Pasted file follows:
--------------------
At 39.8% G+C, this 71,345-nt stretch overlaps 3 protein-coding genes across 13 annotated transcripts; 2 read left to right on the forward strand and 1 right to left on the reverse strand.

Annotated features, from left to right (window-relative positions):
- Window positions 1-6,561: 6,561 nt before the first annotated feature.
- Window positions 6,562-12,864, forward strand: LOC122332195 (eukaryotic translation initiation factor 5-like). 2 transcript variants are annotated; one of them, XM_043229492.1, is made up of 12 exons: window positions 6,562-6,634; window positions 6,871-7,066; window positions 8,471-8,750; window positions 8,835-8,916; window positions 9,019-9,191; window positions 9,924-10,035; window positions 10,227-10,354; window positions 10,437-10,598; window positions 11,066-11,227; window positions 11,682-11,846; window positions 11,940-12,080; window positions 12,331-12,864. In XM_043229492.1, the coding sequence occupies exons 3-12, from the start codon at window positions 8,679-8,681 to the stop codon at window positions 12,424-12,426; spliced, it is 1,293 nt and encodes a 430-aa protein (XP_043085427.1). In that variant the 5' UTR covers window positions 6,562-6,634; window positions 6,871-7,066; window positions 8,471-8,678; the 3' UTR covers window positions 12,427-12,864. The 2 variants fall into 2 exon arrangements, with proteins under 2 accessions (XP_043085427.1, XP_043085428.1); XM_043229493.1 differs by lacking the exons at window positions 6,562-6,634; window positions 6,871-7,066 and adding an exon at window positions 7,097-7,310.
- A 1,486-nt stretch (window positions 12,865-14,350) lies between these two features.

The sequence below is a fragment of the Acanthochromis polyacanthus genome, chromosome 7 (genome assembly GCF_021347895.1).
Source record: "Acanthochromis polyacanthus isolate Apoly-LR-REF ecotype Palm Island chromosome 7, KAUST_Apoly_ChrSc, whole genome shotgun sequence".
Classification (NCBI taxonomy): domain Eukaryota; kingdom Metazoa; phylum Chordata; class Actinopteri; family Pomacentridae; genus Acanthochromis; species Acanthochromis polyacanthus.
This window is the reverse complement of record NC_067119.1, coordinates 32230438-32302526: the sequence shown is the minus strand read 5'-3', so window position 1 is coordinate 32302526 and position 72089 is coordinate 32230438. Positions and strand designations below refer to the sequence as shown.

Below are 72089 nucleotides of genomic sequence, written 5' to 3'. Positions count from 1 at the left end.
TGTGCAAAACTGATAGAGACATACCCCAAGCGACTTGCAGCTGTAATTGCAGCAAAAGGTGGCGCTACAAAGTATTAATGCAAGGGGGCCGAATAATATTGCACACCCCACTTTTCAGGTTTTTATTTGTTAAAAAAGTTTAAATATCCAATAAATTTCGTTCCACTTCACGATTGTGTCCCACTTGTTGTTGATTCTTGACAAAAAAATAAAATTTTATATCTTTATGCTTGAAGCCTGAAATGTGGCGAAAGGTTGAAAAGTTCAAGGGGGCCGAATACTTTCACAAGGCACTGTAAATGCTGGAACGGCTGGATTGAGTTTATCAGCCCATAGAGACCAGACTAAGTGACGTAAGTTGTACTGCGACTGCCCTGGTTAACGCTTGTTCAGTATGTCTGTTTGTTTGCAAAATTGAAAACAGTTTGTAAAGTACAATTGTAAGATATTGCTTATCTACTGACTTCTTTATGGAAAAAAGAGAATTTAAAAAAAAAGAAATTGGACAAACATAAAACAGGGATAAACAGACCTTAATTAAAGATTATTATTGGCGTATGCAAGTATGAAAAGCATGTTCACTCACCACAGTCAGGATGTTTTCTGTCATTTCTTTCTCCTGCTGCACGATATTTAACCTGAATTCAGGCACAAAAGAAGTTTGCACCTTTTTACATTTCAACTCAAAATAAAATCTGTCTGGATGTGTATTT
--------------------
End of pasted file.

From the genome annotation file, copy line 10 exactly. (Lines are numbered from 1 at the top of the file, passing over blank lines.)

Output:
Below are 72089 nucleotides of genomic sequence, written 5' to 3'. Positions count from 1 at the left end.